When Form API generates a form, it also generates a token that is passed out with the form in a hidden field, and expected to be returned back. If it is, the form is processed.

If a rendered form where ever to be cached, say, by Varnish, this mechanism breaks. The first user submitting the form will consume the token, and following attempts to use the form will be rejected.

What strategies are available to keep forms working while caching their rendered form?

  • Are you sure about this? I have built sites with forms and reverse proxies and not seen an issue. The only thing you have to watch, in general, is to ensure results pages don't get cached. May 31, 2013 at 11:40
  • I would love to be proven wrong, as that would solve my problem, but yes, I'm sure. :) Check the form_{g,s}et_cache functions for details.
    – Letharion
    May 31, 2013 at 12:24
  • For anonymous users, I am sure that a page with a form can be cached safely. For non-anonymous users, reverse proxies are problematic in any case. May 31, 2013 at 15:41
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    (Tokens are only generated when a user has an ID.) May 31, 2013 at 15:43
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    Ah, that makes sense. Unfortunately my users in this case are authenticated. Perhaps the question should be re-worded to include that.
    – Letharion
    May 31, 2013 at 17:54

2 Answers 2


I use BOA for my sites, but by default BOA simply disables front end-caching on the fly for form submissions. Beyond my actual experience I came a cross a one year old artificial on how the New Zealand Post deals with Drupal & Varnish and the form token issue. Holy John Wayne, its a must read for Drupal caching -really. Focusing only on the the form issue:

The final piece to our puzzle is the Cookie Cache Bypass Advanced module, which automatically sets a special NO_CACHE cookie whenever the user submits a POST form on the site, including things like the login form. Our Varnish is configured to bypass the page cache (but not the ESI cache) when it sees this cookie.

You can also disable form tokens when XSRF production is not reaquired with in form_alter (unset($form[‘#token’]);) or ($form[‘#token’] = FALSE;)

An Acquia Drupal performance article puts forth a Drupal Module Authcache, but reading the doc on Authcache, it works out the caching with a place holder for the form (not caching the form):

Authcache attempts to intercept any customized content and set up a placeholder within the HTML. Then after the page is loaded, an Ajax callback is used to retrieve custom data and fill in the placeholders, dynamically updating the page HTML.

Current Authcache placeholders: Form tokens (logged-in users only; required by > Drupal to prevent cross-site request forgery attacks)

The strategy is, cache everything but the form. So addressing everything else: Maybe Varnish is not used at all, Memcache & Redis? My strategy would be to use what BOA offers because I use BOA and the wizards behind it (omega8.cc) know a ton more than I. I dont think there is an external cache that solves the problem. They all seem to bypass for the form.

Do partial caching with the aforementioned authcache and with finely tweaked Views and Panels as mentioned in the NZ Post article and described by the brain trust at Wunderkraut - its old, but addresses the issue.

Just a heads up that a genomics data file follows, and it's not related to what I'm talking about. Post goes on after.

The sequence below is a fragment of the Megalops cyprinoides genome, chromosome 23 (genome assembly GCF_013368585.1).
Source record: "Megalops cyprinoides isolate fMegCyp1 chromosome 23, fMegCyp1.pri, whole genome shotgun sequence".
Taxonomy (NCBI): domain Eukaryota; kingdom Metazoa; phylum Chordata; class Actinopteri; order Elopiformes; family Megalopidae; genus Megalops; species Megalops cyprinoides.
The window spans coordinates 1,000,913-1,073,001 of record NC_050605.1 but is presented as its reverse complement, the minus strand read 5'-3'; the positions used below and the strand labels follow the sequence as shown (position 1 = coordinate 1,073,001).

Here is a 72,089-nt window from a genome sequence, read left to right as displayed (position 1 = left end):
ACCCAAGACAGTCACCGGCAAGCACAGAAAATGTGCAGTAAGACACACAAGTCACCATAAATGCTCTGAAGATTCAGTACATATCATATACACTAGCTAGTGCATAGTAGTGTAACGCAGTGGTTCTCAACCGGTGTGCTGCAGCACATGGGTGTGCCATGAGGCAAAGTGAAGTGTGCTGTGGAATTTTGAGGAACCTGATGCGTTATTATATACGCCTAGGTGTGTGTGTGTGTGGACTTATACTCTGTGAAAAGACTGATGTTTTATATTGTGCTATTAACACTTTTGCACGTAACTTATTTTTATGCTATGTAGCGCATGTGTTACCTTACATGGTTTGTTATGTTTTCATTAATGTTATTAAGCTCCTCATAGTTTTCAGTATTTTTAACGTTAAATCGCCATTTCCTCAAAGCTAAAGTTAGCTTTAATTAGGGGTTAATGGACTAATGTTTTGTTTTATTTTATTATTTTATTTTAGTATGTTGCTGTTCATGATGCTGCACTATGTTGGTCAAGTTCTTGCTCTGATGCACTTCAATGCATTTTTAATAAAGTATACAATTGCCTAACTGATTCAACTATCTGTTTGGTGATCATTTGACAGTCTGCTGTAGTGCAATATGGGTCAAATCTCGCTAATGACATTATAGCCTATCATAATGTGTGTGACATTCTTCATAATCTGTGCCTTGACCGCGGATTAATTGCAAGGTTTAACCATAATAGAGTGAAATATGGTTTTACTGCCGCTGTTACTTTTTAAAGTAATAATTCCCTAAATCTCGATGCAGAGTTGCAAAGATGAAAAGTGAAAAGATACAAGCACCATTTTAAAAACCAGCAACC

Use Drupal ESI Module and Varnish is partially ESI compliant):

ESI - or Edge Side Includes - is a high performance caching solution for Authenticated users but can be helpful for Anonymous users as well.

Typically, pages which are personalised for authenticated users (even minor personalisations, such as a block which says "Logged in as manarth") will prevent reverse-proxies (which can easily perform 100 times faster than Drupal) from caching the page, because messages intended for one user could then be seen by another.

Hope thats more helpful.

  • A quick look at the code suggests the ESI module doesn't do anything at all with regard to form validation; no mention of token handling, nor any interesting form alters. Is it possible you simply haven't cached any forms requiring authentication in varnish, and that's why you've never seen this problem?
    – Letharion
    Jun 7, 2013 at 10:16
  • Turns out that is exactly what is going on , BOA bypasses the front end cache on the fly for forms (sorry for my previously incomplete/wrong answer). ESI is still important part of the "cache everything but" strategy now in my answer even if it doesn't directly solve.
    – Tom
    Jun 7, 2013 at 16:44
  • That NZ post article was indeed really interesting. However, as for as I can tell, it only addresses the token issue with: "In cases where you’re sure that XSRF protection is not important ... Drupal provides a mechanism to disable form tokens", which isn't helpful in my case.
    – Letharion
    Jun 10, 2013 at 9:21
  • Lots of useful information though, and definitely others will be able to apply it to their issues. +1, and since it's only an hour left, I can might as well aware the bounty too. :)
    – Letharion
    Jun 10, 2013 at 10:04

One potential solution would be to disable the token all together with $form[‘#token’] = FALSE;, then override the submit callback to instead of actually posting the comment, regenerate the original form with an token, and ask the user to confirm the post.

If the user supports ECMAScript, one could improve the user experience by having a services resource which exposes form generation of new form tokens and inserts the relevant form into the form_cache. Then, as soon as the user focuses on the form, and is thus likely to want to submit it, disable the submit button, fetch a new token and insert it into the already rendered form, and enable the submit button again.

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